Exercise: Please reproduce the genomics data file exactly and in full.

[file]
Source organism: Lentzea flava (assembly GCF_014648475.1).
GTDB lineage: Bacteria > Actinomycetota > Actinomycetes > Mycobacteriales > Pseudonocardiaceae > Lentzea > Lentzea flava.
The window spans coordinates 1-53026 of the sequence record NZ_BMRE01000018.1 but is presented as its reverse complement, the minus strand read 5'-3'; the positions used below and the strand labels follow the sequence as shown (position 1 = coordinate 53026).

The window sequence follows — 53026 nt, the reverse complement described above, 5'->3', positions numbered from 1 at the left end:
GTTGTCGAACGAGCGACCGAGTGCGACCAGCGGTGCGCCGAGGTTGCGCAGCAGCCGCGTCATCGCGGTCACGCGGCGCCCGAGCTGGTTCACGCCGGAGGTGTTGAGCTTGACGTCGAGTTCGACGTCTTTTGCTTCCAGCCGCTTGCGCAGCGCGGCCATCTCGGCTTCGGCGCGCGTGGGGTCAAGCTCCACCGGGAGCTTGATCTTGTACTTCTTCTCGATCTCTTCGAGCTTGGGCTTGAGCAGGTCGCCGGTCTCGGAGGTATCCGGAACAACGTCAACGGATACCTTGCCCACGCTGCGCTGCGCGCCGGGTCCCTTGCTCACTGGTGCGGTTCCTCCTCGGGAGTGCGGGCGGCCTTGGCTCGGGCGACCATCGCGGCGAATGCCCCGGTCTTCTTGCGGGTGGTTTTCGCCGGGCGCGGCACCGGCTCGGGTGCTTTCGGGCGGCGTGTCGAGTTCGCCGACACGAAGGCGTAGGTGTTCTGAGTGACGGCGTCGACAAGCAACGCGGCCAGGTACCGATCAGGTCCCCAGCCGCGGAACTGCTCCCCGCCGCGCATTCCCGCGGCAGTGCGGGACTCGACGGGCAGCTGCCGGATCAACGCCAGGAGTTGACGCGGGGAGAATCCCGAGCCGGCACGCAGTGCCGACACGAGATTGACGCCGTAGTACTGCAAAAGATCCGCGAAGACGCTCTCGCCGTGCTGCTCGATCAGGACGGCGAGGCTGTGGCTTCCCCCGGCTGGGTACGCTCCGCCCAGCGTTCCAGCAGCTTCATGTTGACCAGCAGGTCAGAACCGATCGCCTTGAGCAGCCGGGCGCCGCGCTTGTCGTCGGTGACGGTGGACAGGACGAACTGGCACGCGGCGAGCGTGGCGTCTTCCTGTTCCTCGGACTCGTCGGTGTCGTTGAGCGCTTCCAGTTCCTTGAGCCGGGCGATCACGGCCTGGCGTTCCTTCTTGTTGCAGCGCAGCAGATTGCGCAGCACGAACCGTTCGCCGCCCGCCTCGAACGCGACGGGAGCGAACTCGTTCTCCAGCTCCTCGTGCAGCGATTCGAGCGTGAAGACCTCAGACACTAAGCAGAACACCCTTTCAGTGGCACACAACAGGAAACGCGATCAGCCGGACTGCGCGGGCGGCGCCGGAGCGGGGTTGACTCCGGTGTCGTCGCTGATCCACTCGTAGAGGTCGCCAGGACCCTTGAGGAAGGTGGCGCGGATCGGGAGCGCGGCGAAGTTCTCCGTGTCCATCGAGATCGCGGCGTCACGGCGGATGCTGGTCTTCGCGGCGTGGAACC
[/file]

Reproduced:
Source organism: Lentzea flava (assembly GCF_014648475.1).
GTDB lineage: Bacteria > Actinomycetota > Actinomycetes > Mycobacteriales > Pseudonocardiaceae > Lentzea > Lentzea flava.
The window spans coordinates 1-53026 of the sequence record NZ_BMRE01000018.1 but is presented as its reverse complement, the minus strand read 5'-3'; the positions used below and the strand labels follow the sequence as shown (position 1 = coordinate 53026).

The window sequence follows — 53026 nt, the reverse complement described above, 5'->3', positions numbered from 1 at the left end:
GTTGTCGAACGAGCGACCGAGTGCGACCAGCGGTGCGCCGAGGTTGCGCAGCAGCCGCGTCATCGCGGTCACGCGGCGCCCGAGCTGGTTCACGCCGGAGGTGTTGAGCTTGACGTCGAGTTCGACGTCTTTTGCTTCCAGCCGCTTGCGCAGCGCGGCCATCTCGGCTTCGGCGCGCGTGGGGTCAAGCTCCACCGGGAGCTTGATCTTGTACTTCTTCTCGATCTCTTCGAGCTTGGGCTTGAGCAGGTCGCCGGTCTCGGAGGTATCCGGAACAACGTCAACGGATACCTTGCCCACGCTGCGCTGCGCGCCGGGTCCCTTGCTCACTGGTGCGGTTCCTCCTCGGGAGTGCGGGCGGCCTTGGCTCGGGCGACCATCGCGGCGAATGCCCCGGTCTTCTTGCGGGTGGTTTTCGCCGGGCGCGGCACCGGCTCGGGTGCTTTCGGGCGGCGTGTCGAGTTCGCCGACACGAAGGCGTAGGTGTTCTGAGTGACGGCGTCGACAAGCAACGCGGCCAGGTACCGATCAGGTCCCCAGCCGCGGAACTGCTCCCCGCCGCGCATTCCCGCGGCAGTGCGGGACTCGACGGGCAGCTGCCGGATCAACGCCAGGAGTTGACGCGGGGAGAATCCCGAGCCGGCACGCAGTGCCGACACGAGATTGACGCCGTAGTACTGCAAAAGATCCGCGAAGACGCTCTCGCCGTGCTGCTCGATCAGGACGGCGAGGCTGTGGCTTCCCCCGGCTGGGTACGCTCCGCCCAGCGTTCCAGCAGCTTCATGTTGACCAGCAGGTCAGAACCGATCGCCTTGAGCAGCCGGGCGCCGCGCTTGTCGTCGGTGACGGTGGACAGGACGAACTGGCACGCGGCGAGCGTGGCGTCTTCCTGTTCCTCGGACTCGTCGGTGTCGTTGAGCGCTTCCAGTTCCTTGAGCCGGGCGATCACGGCCTGGCGTTCCTTCTTGTTGCAGCGCAGCAGATTGCGCAGCACGAACCGTTCGCCGCCCGCCTCGAACGCGACGGGAGCGAACTCGTTCTCCAGCTCCTCGTGCAGCGATTCGAGCGTGAAGACCTCAGACACTAAGCAGAACACCCTTTCAGTGGCACACAACAGGAAACGCGATCAGCCGGACTGCGCGGGCGGCGCCGGAGCGGGGTTGACTCCGGTGTCGTCGCTGATCCACTCGTAGAGGTCGCCAGGACCCTTGAGGAAGGTGGCGCGGATCGGGAGCGCGGCGAAGTTCTCCGTGTCCATCGAGATCGCGGCGTCACGGCGGATGCTGGTCTTCGCGGCGTGGAACC